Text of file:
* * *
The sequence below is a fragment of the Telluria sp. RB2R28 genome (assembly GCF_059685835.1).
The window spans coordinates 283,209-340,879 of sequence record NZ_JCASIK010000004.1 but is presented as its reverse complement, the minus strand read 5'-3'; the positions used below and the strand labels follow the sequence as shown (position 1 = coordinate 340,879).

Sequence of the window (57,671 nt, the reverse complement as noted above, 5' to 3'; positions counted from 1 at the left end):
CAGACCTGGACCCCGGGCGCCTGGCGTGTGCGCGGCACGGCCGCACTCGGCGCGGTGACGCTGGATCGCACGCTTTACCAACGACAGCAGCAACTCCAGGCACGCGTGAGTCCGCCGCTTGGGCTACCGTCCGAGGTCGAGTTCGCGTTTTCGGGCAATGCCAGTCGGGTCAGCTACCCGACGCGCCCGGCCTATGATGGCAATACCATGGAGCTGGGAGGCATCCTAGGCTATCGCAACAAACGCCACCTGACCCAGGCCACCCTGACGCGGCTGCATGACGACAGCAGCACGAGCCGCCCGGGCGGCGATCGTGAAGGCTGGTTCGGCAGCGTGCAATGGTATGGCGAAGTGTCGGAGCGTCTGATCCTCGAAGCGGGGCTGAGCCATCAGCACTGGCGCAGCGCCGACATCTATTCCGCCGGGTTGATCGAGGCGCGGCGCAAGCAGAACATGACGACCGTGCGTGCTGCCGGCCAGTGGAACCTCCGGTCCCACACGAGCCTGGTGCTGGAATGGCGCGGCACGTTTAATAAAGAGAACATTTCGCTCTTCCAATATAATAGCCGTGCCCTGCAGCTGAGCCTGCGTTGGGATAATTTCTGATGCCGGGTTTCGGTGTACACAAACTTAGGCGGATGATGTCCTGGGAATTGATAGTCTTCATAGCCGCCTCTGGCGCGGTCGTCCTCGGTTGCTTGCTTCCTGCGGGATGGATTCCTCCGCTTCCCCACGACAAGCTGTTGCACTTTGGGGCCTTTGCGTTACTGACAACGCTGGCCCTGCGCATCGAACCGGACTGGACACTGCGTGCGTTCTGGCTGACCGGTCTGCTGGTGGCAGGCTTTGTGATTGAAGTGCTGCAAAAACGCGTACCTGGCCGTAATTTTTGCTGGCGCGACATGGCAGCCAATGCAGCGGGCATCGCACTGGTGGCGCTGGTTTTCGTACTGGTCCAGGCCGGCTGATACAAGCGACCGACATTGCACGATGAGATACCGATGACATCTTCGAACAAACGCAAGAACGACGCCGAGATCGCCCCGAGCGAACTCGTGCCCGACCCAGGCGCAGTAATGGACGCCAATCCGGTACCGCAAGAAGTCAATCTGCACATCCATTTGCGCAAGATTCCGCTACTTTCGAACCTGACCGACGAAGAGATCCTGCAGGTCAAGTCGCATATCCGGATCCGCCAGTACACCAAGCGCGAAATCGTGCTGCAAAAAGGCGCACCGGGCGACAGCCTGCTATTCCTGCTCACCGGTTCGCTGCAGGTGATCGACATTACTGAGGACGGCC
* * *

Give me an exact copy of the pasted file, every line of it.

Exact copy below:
The sequence below is a fragment of the Telluria sp. RB2R28 genome (assembly GCF_059685835.1).
The window spans coordinates 283,209-340,879 of sequence record NZ_JCASIK010000004.1 but is presented as its reverse complement, the minus strand read 5'-3'; the positions used below and the strand labels follow the sequence as shown (position 1 = coordinate 340,879).

Sequence of the window (57,671 nt, the reverse complement as noted above, 5' to 3'; positions counted from 1 at the left end):
CAGACCTGGACCCCGGGCGCCTGGCGTGTGCGCGGCACGGCCGCACTCGGCGCGGTGACGCTGGATCGCACGCTTTACCAACGACAGCAGCAACTCCAGGCACGCGTGAGTCCGCCGCTTGGGCTACCGTCCGAGGTCGAGTTCGCGTTTTCGGGCAATGCCAGTCGGGTCAGCTACCCGACGCGCCCGGCCTATGATGGCAATACCATGGAGCTGGGAGGCATCCTAGGCTATCGCAACAAACGCCACCTGACCCAGGCCACCCTGACGCGGCTGCATGACGACAGCAGCACGAGCCGCCCGGGCGGCGATCGTGAAGGCTGGTTCGGCAGCGTGCAATGGTATGGCGAAGTGTCGGAGCGTCTGATCCTCGAAGCGGGGCTGAGCCATCAGCACTGGCGCAGCGCCGACATCTATTCCGCCGGGTTGATCGAGGCGCGGCGCAAGCAGAACATGACGACCGTGCGTGCTGCCGGCCAGTGGAACCTCCGGTCCCACACGAGCCTGGTGCTGGAATGGCGCGGCACGTTTAATAAAGAGAACATTTCGCTCTTCCAATATAATAGCCGTGCCCTGCAGCTGAGCCTGCGTTGGGATAATTTCTGATGCCGGGTTTCGGTGTACACAAACTTAGGCGGATGATGTCCTGGGAATTGATAGTCTTCATAGCCGCCTCTGGCGCGGTCGTCCTCGGTTGCTTGCTTCCTGCGGGATGGATTCCTCCGCTTCCCCACGACAAGCTGTTGCACTTTGGGGCCTTTGCGTTACTGACAACGCTGGCCCTGCGCATCGAACCGGACTGGACACTGCGTGCGTTCTGGCTGACCGGTCTGCTGGTGGCAGGCTTTGTGATTGAAGTGCTGCAAAAACGCGTACCTGGCCGTAATTTTTGCTGGCGCGACATGGCAGCCAATGCAGCGGGCATCGCACTGGTGGCGCTGGTTTTCGTACTGGTCCAGGCCGGCTGATACAAGCGACCGACATTGCACGATGAGATACCGATGACATCTTCGAACAAACGCAAGAACGACGCCGAGATCGCCCCGAGCGAACTCGTGCCCGACCCAGGCGCAGTAATGGACGCCAATCCGGTACCGCAAGAAGTCAATCTGCACATCCATTTGCGCAAGATTCCGCTACTTTCGAACCTGACCGACGAAGAGATCCTGCAGGTCAAGTCGCATATCCGGATCCGCCAGTACACCAAGCGCGAAATCGTGCTGCAAAAAGGCGCACCGGGCGACAGCCTGCTATTCCTGCTCACCGGTTCGCTGCAGGTGATCGACATTACTGAGGACGGCC